During my career exploration, I really focused on the transferrable skills I would like to use in my career and broadened my mindset of what I could do.  myIDP tool came out when I was a postdoc and I loved it, especially for the career assessment part.  Knowing yourself is really the first step in the job search process and there are many tools you may use, including myIDP.  In addition, I contacted so many people in my network for advice and help connecting me with potential informational interviewees.  These conversations were vital not only for me narrowing down my career pursuits, but I still reap the benefits of those relationships that began as informational interviews.

7. Please describe your goals and ambitions for the next 5 years?

I would like to be contributing more to the university by continuing to work on impactful projects with diverse groups of campus partners.  In doing so, I hope to have more understanding of the inner workings of the university and UC system.  I would like to have more responsibility in my current position by managing a team to solidify a robust and effective professional development curriculum for our postdocs.  I want current and future UC San Diego postdocs to know that they will not only be trained in a world-renowned research institute, but have the support and professional development resources to achieve their career dreams.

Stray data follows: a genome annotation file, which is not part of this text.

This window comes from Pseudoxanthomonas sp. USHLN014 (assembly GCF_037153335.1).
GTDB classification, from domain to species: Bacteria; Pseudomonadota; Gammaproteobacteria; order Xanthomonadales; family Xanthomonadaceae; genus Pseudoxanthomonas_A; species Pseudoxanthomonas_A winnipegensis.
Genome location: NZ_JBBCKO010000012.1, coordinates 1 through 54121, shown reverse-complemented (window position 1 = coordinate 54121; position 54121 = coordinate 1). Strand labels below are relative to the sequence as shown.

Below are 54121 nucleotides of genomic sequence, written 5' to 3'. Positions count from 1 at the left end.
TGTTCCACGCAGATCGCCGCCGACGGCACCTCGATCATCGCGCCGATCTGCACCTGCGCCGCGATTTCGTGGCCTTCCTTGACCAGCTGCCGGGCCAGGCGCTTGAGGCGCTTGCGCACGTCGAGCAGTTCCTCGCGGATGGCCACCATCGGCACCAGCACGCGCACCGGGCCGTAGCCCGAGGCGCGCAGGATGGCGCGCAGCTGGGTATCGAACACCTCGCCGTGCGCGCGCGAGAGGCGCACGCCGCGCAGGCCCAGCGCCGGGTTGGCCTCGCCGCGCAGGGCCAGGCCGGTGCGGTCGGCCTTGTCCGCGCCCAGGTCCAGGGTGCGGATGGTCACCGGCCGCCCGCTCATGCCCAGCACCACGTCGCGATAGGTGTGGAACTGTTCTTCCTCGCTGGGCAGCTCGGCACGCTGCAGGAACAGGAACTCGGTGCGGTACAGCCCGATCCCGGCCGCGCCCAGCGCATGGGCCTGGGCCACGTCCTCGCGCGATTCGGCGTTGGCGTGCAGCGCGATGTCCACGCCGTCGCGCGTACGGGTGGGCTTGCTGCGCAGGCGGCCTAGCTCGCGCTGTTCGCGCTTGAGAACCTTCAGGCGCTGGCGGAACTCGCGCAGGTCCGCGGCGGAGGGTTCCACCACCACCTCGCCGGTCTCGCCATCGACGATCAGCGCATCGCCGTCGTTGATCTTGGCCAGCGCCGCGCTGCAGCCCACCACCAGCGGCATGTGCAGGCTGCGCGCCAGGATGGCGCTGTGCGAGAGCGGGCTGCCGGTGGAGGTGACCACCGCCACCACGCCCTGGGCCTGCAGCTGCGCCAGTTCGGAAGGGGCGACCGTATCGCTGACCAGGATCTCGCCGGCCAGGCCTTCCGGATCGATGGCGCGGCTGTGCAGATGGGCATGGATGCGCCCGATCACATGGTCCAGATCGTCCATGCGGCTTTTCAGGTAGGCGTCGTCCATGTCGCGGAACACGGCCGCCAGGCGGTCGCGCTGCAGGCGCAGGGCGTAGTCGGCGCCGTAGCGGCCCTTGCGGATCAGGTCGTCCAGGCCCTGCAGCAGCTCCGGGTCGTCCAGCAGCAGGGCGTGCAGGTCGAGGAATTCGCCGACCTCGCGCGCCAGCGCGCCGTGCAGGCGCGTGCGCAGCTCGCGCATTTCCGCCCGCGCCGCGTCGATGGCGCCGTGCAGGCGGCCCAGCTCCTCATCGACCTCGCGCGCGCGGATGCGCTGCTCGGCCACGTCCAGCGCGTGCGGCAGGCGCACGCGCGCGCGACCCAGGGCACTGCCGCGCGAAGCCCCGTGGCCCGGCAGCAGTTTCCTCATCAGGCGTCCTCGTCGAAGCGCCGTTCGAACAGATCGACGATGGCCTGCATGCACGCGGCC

8. What do you feel you could have done more, as a postdoc, to help prepare you for or acquire your current position?

Get more involved in my postdoc community at UC San Diego.  Being on the other side, I see how powerful that network can be.  I am also so grateful that I did get involved in the Association for Women in Science (AWIS), San Diego chapter and joined the UC San Diego Postdoc listserv, which I now manage.  The listerv advertised the position that I now have and I likely would not have known about it otherwise!

9. What do you feel is the most important advice you can give to a current UCSD postdoc in order for them to obtain a position such as yours?

For my particular career, I recommend getting involved in professional development events and start connecting with those in the field.  In addition to researching the state of postdoctoral career development, I engage in a lot of relationship building and collaboration to enhance the resources we can provide to our postdocs.  Often the budget is limited for these activities at institutions, and these relationships are critical to supporting these events. Spending time to develop your interpersonal skills will help build those effective and productive relationships and make you a competitive candidate.  You may be the most intelligent and productive candidate, but if you cannot work well with people, your job prospects will suffer. So, get out there and start making those connections!

Generally, the best way to learn about an interesting job is to talk with people who have that job.  Go on those informational interviews! You will gain “insider” information to assess if that career is a good fit for you and how to be a competitive candidate. Plus, you expand your invaluable network and hopefully enjoy a nice coffee or tea.

It serves you well to think more broadly about how you can use your transferrable skills in a job.  This process all begins with knowing yourself.  Knowing more about what you want to do, rather than what you want to be helps you have a targeted approach in your job search.  Plus, if you are a postdoc at UC San Diego, set up a career advising appointment with me. I can help!